Novelists and Screenwriters: Concept Equals “Situation”… and Then Some

Concept is, bottom line, more a CONTEXT for the premise-driven story that emerges from it.

 

Sometimes the context of a story is indeed situational.  Sometimes, though, it is merely a contextual framework that could apply to any number of situations.

“Concept,” as a powerful storytelling tool, continues to befuddle and amaze. 

I’ve heard from two readers on this recently.

One of them dismissed the whole conversation with an oversimplification: “Concept is settingNothing complicated about it.”

That’s true. Until it isn’t true.  Because there are several other contexts that offer a story a compelling source of richness at the conceptual level.

The other reader, less sure and dismissive, suggested that concept is “a situation.”  This is also often true… but sometimes a concept is less situation and more a description of focus and topical or issue-driven arena.

I’d like to share my response to the latter reader here.  Hope it helps clarify.

Hey (reader) – I wanted to respond to your comment about concept equals “situation.” That’s certainly an accurate statement in many instances. But consider this, as well: concept can be something other than “situational.”
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The reason concept is tricky, hard to grasp, is that it can reside in several camps… each of them creating context before a plot or even a protagonist is added to the mix.
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The primary criteria for concept is this: the conceptual “idea” is something that causes someone to say, “now THAT has my interest… haven’t really seen that before, or if I have I want more… so I want to read whatever story arises from that.”
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Notice there is no story yet. Just the context for one.
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It can be a thematic concept, such as “The Help.” What if we set a story in the 1960s deep south, from various POVs of domestic employees? You could argue that this is a sort of situation, but really, it’s not situational yet.  It’s more contextual.
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It can be a speculative proposition, such as “The Davinci Code” – what if the largest western religion on the planet is actually based on a historical lie? Again, not yet a situation, though richly contextual.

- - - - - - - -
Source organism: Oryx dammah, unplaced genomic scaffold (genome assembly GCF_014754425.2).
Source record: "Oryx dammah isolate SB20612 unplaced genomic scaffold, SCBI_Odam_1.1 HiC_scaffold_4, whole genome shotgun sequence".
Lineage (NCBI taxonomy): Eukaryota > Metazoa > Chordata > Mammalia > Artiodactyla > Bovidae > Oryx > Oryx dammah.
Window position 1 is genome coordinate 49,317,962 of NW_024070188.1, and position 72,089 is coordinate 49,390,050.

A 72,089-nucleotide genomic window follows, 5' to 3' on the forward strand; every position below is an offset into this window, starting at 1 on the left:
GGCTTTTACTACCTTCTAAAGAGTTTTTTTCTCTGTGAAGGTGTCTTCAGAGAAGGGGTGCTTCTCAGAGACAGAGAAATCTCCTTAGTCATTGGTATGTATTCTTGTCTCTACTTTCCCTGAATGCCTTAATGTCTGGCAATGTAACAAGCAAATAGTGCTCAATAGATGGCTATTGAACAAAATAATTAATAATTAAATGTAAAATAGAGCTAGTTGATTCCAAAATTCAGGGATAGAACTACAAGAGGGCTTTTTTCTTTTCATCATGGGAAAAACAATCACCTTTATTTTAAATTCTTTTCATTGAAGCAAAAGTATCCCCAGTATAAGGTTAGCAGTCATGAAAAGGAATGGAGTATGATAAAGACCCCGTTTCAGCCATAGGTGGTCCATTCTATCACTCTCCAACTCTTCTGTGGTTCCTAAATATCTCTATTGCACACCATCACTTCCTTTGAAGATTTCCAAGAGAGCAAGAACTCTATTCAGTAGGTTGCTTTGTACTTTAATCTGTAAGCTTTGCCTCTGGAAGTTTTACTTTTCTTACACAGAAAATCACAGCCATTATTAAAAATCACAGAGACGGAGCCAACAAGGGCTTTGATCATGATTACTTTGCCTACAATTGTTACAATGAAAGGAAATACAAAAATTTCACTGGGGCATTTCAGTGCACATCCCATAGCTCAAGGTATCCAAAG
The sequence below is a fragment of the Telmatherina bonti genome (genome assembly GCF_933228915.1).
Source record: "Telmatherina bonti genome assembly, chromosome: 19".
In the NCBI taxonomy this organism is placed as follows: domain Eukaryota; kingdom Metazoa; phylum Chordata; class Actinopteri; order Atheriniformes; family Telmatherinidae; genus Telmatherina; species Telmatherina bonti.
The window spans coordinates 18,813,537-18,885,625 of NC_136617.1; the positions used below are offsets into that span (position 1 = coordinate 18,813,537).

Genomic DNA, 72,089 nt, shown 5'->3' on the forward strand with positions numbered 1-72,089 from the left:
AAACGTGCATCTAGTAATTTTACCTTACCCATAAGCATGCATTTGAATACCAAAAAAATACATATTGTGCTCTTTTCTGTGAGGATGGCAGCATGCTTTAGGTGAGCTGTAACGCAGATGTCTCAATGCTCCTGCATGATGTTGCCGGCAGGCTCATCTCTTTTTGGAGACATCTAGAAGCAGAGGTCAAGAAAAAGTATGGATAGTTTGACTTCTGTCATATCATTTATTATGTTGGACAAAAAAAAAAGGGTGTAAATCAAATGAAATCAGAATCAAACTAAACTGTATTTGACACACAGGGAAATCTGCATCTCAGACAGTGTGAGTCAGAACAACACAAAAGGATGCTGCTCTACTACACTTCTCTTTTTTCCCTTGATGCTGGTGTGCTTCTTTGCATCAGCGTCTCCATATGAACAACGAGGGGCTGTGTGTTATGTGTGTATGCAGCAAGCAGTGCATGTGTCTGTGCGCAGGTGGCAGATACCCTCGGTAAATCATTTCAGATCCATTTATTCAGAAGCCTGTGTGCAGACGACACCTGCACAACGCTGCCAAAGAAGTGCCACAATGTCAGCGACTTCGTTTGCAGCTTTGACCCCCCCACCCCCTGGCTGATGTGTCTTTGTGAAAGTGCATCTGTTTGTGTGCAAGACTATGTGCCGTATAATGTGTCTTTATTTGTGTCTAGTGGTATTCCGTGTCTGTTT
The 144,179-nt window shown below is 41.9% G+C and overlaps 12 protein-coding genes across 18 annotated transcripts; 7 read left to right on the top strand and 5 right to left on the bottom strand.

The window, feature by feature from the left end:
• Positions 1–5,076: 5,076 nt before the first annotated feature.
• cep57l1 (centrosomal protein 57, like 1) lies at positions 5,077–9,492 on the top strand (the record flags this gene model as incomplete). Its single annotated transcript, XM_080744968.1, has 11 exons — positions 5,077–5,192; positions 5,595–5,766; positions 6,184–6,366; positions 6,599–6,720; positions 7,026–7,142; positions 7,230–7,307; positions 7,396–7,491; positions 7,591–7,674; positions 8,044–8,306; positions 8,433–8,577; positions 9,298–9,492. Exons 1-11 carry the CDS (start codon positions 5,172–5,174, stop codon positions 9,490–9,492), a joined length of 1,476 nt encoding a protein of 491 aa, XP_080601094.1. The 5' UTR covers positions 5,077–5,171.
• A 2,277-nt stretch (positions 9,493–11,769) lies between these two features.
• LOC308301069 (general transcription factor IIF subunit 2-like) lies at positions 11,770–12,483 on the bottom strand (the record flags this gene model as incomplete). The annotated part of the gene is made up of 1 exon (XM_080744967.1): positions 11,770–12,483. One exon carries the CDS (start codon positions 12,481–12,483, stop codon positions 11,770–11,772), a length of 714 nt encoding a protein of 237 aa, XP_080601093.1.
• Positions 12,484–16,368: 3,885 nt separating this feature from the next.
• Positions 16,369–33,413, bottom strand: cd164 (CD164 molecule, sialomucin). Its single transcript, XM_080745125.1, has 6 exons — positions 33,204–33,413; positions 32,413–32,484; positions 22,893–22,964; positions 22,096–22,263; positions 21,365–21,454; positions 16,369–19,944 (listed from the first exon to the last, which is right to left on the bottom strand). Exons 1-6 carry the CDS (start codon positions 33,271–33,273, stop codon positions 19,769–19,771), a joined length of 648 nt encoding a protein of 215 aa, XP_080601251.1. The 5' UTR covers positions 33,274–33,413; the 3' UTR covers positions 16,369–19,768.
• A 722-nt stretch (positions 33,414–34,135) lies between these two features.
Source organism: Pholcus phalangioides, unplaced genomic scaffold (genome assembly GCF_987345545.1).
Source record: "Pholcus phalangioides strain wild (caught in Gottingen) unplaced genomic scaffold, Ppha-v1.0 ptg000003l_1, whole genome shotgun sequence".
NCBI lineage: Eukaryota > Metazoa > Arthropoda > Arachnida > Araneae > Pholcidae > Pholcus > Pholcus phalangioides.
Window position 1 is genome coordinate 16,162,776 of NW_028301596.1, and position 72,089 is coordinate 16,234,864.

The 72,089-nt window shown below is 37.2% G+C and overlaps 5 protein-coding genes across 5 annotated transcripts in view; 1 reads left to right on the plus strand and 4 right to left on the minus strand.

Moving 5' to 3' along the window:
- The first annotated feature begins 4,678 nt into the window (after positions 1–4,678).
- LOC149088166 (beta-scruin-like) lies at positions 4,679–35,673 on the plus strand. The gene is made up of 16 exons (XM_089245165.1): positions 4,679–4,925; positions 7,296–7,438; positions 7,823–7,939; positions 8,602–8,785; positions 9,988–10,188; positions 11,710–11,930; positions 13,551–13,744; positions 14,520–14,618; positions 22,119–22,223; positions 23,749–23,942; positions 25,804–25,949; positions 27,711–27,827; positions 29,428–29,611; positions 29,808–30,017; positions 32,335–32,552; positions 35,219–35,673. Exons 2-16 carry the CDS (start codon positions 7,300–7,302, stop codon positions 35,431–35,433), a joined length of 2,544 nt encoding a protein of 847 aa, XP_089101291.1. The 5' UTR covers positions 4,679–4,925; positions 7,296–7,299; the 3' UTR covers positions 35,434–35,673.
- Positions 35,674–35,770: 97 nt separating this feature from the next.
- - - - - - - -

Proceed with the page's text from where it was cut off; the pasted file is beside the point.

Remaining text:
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It can be an “arena” – a love story among US troops stationed in Afghanistan. This is only loosely situational, yet completely contextual. This is setting plus context, yielding a concept that is rich with situational potential.
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Concept can strictly be a location or setting: a historical novel set amidst the chaos of the 1906 San Francisco earthquake. The premise could be anything at all. There is no specific situation in this concept, as stated it is pure context derived from time and place.
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Concept can also be a character attribute: what if a rich kid adopts a superhero persona to fight crime in Gotham City? Again, more context than situation.
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While these are, technically, “situations” in the loosest sense, I suppose, most of these are more CONTEXTUAL than situational… they present a compelling context to a story… or many possible stories… that are set within that context.
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From this we can conclude that, as a truism, it is PREMISE that offers up a situation, because within premise there is a problem and a goal and an obstacle, which is the very essence of situation.
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A situational premise, when it works, emerges from within the CONTEXT of the concept itself.
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The risk is having nothing much at all that is conceptual, in any of these contexts. That handicaps a story right out of the starting gate. Just as true is a premise that isn’t situational, which means it is more or less void of dramatic tension, which almost always renders it DOA.
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